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Top actuary in attack on commission

A 13-year old schoolboy has outperformed the UK&#39s top fund manager in a competition run by stock and shares website ADVFN.

Roy Nelson made a £108.81 on his £1,000 portfolio. The best-performing UK fund, the Axa ethical fund run by Stuart Fowler, returned 1.12 per cent between June 14 and July 2.

Steel giant Corus Group and gas exploration company Cairn Energy were two of Nelson&#39s successful stock picks.

Nelson, from Westbrook Hay School in Hemel Hempstead, Hertfordshire, was one of over 100 students from six schools who took part in this year&#39s ADVFN Schools Challenge. Each pupil had a notional £1,000 to invest in five UK-listed shares.

ADVFN chief executive officer Clem Chambers says the students learnt some valuable lessons about investing in the stockmarket, including how quickly they can make and lose money and that glamorous stocks such as BMW, Rolls Royce and football clubs are not necessarily the best performers.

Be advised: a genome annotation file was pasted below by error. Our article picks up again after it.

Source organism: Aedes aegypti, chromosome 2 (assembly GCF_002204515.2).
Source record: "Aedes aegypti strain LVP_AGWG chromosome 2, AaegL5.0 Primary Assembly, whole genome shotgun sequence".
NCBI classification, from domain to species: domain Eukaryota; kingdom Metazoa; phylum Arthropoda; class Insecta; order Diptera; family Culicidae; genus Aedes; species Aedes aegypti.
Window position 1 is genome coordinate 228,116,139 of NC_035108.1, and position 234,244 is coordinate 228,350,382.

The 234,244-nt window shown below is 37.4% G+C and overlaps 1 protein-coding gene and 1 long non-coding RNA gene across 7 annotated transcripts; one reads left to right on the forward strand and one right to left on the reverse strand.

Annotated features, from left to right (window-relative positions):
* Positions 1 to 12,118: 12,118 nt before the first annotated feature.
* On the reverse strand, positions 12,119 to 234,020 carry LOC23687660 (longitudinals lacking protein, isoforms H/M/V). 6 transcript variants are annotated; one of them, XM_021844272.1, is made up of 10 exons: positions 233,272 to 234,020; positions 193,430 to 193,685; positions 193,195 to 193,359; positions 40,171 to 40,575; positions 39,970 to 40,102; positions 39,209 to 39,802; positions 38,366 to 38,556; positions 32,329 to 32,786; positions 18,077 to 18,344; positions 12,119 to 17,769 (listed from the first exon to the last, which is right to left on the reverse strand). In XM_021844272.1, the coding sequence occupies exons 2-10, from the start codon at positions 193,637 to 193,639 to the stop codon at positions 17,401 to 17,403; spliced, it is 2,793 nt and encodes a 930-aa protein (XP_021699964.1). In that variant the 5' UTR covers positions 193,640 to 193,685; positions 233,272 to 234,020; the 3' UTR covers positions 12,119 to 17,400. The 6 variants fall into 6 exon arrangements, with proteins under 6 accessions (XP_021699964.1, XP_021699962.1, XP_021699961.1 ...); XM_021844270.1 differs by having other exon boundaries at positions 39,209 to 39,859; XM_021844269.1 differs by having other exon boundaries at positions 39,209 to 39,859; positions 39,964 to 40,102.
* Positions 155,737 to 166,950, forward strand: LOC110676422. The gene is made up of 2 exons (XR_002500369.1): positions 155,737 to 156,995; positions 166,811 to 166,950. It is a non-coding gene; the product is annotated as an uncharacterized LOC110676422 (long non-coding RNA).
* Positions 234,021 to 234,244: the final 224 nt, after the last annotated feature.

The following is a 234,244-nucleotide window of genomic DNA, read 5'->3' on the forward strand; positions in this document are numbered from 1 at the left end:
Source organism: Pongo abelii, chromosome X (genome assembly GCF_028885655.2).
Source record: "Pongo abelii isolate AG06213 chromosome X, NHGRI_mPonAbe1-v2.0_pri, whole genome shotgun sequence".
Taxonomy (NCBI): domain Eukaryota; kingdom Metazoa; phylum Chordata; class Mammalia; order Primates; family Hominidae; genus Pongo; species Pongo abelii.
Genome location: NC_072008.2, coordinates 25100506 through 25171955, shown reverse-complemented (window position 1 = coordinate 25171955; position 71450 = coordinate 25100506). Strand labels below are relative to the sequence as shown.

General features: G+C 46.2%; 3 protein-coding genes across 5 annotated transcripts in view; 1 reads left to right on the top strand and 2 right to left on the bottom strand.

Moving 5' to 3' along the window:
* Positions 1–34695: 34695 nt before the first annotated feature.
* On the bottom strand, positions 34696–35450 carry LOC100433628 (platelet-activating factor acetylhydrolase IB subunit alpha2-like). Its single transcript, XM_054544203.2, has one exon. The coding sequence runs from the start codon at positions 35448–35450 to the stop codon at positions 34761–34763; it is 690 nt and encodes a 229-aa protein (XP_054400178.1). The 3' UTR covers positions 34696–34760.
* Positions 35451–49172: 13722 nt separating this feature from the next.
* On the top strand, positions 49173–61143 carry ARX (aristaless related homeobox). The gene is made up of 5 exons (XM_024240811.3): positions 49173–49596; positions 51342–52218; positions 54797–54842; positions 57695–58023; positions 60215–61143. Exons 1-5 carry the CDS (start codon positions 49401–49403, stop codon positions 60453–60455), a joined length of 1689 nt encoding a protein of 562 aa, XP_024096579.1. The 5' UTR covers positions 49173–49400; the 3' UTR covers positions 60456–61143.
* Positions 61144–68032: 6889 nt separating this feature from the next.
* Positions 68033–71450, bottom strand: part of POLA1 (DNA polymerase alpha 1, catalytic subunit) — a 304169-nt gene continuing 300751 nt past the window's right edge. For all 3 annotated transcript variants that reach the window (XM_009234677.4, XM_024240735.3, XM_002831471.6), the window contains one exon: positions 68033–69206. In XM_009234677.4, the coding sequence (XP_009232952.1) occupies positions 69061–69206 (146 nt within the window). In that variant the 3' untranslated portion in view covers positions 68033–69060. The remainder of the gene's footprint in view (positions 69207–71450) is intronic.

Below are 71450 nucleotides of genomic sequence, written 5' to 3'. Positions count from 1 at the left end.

The outgoing president of the Institute of Actuaries has attacked the commission structure and called for change.

In his valedictory address last week, Jeremy Goford identified a number of flawed structures in the UK financial services industry and commission was top of his list for change.

He suggested that real competition in financial services is to get intermediaries to sell a product, which increases commission to the ultimate detriment of the consumer.

Goford also criticised commission for being mismatched in timing with regular charging structures, causing annual management charges for regular savers to be too small at the outset of the contract and too big at the end.

He pointed to the fact that no commission is paid to help consumers use disposable income to pay off short-term debt on credit cards and personal loans, which leads to Citizens Advice Bureaux spending more than half their time trying to deal with the consequences of excessive personal borrowing.

Goford also believes there is confusion between financial products which carry guarantees and those where benefits are discretionary, which he says has been especially devastating in the pension area.

He believes employers must start communicating adequately to employees about what they can expect in the way of pensions, what is guaranteed and what is not and what will happen if the company fails or the stockmarket takes a sharp downturn.

He said: “The role of the actuarial profession is to speak out when we spot these flawed structures. Our responsibility is to research, inform and speak out so that those with the power to make changes understand the implications of those flawed structures and may mitigate or eliminate them if they so choose.”


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